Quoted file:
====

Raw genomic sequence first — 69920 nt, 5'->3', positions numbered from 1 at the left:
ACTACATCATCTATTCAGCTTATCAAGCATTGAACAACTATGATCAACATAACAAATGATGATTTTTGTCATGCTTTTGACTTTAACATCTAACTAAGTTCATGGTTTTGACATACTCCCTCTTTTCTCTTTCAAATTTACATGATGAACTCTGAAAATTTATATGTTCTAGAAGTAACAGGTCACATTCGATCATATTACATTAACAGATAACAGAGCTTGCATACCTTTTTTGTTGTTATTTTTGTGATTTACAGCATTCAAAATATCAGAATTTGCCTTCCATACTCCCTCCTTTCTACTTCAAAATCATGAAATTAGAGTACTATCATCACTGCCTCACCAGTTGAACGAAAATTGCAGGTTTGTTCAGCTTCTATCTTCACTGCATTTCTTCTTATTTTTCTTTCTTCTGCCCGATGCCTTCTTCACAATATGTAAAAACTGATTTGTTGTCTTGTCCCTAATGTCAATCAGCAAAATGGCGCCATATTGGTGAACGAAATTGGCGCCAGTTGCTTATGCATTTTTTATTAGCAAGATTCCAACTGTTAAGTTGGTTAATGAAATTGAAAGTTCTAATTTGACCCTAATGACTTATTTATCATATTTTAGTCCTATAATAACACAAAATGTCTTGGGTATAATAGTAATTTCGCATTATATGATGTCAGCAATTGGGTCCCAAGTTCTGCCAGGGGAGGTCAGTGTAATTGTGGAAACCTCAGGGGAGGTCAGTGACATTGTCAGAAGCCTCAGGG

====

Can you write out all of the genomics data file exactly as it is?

Raw genomic sequence first — 69920 nt, 5'->3', positions numbered from 1 at the left:
ACTACATCATCTATTCAGCTTATCAAGCATTGAACAACTATGATCAACATAACAAATGATGATTTTTGTCATGCTTTTGACTTTAACATCTAACTAAGTTCATGGTTTTGACATACTCCCTCTTTTCTCTTTCAAATTTACATGATGAACTCTGAAAATTTATATGTTCTAGAAGTAACAGGTCACATTCGATCATATTACATTAACAGATAACAGAGCTTGCATACCTTTTTTGTTGTTATTTTTGTGATTTACAGCATTCAAAATATCAGAATTTGCCTTCCATACTCCCTCCTTTCTACTTCAAAATCATGAAATTAGAGTACTATCATCACTGCCTCACCAGTTGAACGAAAATTGCAGGTTTGTTCAGCTTCTATCTTCACTGCATTTCTTCTTATTTTTCTTTCTTCTGCCCGATGCCTTCTTCACAATATGTAAAAACTGATTTGTTGTCTTGTCCCTAATGTCAATCAGCAAAATGGCGCCATATTGGTGAACGAAATTGGCGCCAGTTGCTTATGCATTTTTTATTAGCAAGATTCCAACTGTTAAGTTGGTTAATGAAATTGAAAGTTCTAATTTGACCCTAATGACTTATTTATCATATTTTAGTCCTATAATAACACAAAATGTCTTGGGTATAATAGTAATTTCGCATTATATGATGTCAGCAATTGGGTCCCAAGTTCTGCCAGGGGAGGTCAGTGTAATTGTGGAAACCTCAGGGGAGGTCAGTGACATTGTCAGAAGCCTCAGGG